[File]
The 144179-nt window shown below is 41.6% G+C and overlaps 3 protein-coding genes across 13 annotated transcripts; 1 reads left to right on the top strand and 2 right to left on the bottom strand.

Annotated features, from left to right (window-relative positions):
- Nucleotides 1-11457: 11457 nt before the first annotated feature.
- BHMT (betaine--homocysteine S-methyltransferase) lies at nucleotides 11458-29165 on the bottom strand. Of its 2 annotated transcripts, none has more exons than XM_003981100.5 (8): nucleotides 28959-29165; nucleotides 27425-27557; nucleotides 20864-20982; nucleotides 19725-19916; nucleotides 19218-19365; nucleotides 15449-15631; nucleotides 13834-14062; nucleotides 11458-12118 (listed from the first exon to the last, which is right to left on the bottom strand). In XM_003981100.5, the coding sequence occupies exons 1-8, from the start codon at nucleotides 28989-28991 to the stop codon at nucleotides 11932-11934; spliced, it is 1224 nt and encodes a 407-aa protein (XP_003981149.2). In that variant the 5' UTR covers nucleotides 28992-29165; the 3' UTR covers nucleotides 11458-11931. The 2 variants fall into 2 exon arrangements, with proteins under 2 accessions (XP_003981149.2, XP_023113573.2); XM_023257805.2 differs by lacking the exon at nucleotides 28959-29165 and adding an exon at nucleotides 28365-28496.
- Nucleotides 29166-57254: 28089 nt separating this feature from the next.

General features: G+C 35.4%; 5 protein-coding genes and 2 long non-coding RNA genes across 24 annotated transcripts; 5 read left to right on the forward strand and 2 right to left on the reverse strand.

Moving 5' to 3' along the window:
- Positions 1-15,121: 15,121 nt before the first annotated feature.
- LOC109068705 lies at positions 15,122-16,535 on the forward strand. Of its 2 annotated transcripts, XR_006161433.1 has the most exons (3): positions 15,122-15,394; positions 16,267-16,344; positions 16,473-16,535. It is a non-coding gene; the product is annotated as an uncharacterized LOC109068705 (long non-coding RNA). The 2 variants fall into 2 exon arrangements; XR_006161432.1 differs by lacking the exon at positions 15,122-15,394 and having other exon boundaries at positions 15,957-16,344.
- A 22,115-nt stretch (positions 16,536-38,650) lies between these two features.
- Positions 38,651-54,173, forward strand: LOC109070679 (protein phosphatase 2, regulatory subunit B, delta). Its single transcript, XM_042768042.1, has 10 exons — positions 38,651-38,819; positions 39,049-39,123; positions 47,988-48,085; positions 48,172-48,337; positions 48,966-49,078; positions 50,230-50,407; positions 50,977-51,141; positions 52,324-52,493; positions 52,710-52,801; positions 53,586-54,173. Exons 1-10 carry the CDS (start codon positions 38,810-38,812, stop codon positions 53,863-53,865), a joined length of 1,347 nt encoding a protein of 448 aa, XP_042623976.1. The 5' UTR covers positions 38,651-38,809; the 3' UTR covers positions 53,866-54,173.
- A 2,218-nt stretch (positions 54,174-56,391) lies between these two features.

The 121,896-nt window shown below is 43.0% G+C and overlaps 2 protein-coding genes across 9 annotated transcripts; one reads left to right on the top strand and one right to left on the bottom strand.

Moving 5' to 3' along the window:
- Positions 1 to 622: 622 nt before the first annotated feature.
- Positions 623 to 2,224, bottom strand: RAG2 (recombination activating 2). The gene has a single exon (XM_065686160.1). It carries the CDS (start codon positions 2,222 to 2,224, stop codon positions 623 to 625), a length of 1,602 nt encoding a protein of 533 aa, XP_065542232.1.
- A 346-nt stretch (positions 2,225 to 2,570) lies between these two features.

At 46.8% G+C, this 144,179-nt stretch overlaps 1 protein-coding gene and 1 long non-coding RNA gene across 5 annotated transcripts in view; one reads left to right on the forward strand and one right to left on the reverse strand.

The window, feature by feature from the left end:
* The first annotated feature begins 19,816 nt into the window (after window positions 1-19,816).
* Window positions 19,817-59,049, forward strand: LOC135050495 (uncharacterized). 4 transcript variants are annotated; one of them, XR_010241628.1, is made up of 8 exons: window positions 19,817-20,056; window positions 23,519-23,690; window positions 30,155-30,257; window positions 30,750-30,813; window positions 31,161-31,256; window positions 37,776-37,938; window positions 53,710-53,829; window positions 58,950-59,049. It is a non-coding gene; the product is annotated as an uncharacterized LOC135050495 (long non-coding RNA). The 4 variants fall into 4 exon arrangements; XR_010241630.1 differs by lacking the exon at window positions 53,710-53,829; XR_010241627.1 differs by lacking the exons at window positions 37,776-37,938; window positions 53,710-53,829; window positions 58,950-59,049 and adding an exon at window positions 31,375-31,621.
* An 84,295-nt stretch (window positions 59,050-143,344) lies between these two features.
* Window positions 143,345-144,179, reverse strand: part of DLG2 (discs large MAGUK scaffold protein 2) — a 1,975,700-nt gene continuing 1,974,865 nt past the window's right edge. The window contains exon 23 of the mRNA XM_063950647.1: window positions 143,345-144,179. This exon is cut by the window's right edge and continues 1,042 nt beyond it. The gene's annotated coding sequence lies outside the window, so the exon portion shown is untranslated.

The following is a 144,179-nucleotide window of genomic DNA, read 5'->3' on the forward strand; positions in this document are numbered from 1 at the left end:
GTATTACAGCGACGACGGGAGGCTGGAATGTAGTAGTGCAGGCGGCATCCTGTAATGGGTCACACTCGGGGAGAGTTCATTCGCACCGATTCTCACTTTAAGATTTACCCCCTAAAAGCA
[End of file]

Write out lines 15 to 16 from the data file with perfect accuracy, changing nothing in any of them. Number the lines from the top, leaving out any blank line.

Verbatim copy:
- Positions 1 to 622: 622 nt before the first annotated feature.
- Positions 623 to 2,224, bottom strand: RAG2 (recombination activating 2). The gene has a single exon (XM_065686160.1). It carries the CDS (start codon positions 2,222 to 2,224, stop codon positions 623 to 625), a length of 1,602 nt encoding a protein of 533 aa, XP_065542232.1.